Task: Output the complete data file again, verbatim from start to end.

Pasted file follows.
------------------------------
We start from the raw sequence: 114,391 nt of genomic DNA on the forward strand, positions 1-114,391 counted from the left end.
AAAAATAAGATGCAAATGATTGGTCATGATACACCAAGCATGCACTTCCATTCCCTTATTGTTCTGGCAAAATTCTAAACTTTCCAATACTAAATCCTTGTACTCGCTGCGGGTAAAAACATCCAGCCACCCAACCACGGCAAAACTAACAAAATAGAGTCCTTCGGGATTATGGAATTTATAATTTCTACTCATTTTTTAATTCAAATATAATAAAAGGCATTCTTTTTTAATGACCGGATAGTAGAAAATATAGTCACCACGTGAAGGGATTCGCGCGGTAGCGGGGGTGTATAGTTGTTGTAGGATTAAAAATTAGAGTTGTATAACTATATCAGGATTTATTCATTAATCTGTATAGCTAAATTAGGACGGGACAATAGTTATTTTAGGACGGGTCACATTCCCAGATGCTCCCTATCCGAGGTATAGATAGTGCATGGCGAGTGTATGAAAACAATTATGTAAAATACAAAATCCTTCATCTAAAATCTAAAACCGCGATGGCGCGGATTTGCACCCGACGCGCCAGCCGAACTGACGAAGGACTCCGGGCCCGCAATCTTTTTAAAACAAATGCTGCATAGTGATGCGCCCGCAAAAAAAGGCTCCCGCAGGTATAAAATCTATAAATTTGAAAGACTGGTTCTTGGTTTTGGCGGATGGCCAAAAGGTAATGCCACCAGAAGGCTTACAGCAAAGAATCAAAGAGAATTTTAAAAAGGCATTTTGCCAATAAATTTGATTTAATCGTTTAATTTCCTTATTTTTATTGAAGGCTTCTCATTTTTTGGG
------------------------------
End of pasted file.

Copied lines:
We start from the raw sequence: 114,391 nt of genomic DNA on the forward strand, positions 1-114,391 counted from the left end.
AAAAATAAGATGCAAATGATTGGTCATGATACACCAAGCATGCACTTCCATTCCCTTATTGTTCTGGCAAAATTCTAAACTTTCCAATACTAAATCCTTGTACTCGCTGCGGGTAAAAACATCCAGCCACCCAACCACGGCAAAACTAACAAAATAGAGTCCTTCGGGATTATGGAATTTATAATTTCTACTCATTTTTTAATTCAAATATAATAAAAGGCATTCTTTTTTAATGACCGGATAGTAGAAAATATAGTCACCACGTGAAGGGATTCGCGCGGTAGCGGGGGTGTATAGTTGTTGTAGGATTAAAAATTAGAGTTGTATAACTATATCAGGATTTATTCATTAATCTGTATAGCTAAATTAGGACGGGACAATAGTTATTTTAGGACGGGTCACATTCCCAGATGCTCCCTATCCGAGGTATAGATAGTGCATGGCGAGTGTATGAAAACAATTATGTAAAATACAAAATCCTTCATCTAAAATCTAAAACCGCGATGGCGCGGATTTGCACCCGACGCGCCAGCCGAACTGACGAAGGACTCCGGGCCCGCAATCTTTTTAAAACAAATGCTGCATAGTGATGCGCCCGCAAAAAAAGGCTCCCGCAGGTATAAAATCTATAAATTTGAAAGACTGGTTCTTGGTTTTGGCGGATGGCCAAAAGGTAATGCCACCAGAAGGCTTACAGCAAAGAATCAAAGAGAATTTTAAAAAGGCATTTTGCCAATAAATTTGATTTAATCGTTTAATTTCCTTATTTTTATTGAAGGCTTCTCATTTTTTGGG